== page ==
The 1980 Mercury Capri Convertible that Never Was
With the loss of Mercury still fresh in our hearts, we can’t help but reminisce at the many missed chances that might have given Mercury a fighting chance. Among the many mistakes and lost opportunities is the never-made Fox-body Mercury Capri convertible. The Mustang got a droptop, and a few lucky Capri’s got a convertible conversion thanks to ASC McLaren, but Ford never built its own convertible Capri. Why?
Turns out that may not have been the case, according to an ad on Hemmings. Up for sale is a1980 convertible Capri that was once titled to William Clay Ford Jr. So why not build it?
It’s one of the many “why’s” associated with the Mercury brand. Apparently W.C. Ford Jr. contracted Andy Hotton Associates to not only turn this Capri into a convertible, but a car capable of competing with the European roadsters that dominated the droptop market. Under the hood was a Roush-tuned 302 V8, and the rear end was replaced with a “Mercedes-style” rear (we assume they mean independent rear suspension but we could be wrong.)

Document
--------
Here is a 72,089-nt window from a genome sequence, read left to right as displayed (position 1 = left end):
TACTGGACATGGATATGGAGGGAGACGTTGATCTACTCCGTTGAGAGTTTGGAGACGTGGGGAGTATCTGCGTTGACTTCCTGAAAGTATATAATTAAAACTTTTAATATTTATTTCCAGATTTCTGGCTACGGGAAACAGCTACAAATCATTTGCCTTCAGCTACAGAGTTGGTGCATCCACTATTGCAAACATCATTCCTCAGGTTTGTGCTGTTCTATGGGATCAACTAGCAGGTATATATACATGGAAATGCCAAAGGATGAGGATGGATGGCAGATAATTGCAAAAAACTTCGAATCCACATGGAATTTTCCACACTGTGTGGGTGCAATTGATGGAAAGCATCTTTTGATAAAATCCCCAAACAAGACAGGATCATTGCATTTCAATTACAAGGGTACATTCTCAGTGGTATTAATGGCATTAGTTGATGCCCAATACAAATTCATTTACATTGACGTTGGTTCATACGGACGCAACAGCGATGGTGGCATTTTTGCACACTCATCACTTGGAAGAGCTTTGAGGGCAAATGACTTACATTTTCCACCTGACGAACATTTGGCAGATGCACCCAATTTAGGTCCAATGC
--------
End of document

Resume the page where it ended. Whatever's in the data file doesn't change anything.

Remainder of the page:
To differentiate the Capri from its Ford cousin, this special Merc was given a special paintjob and Star Wire wheels. It was also a two seater; no backseat for this red hot roadster. It was eventually used to help designers at McLaren make their own version of the Mercury convertible, and Ford passed the car on to a young woman who kept it garaged most of its life. There’s just 18,000 miles on this one-of-a-kind Mercury. Could this car have helped save Mercury, or would it still haven’t mattered?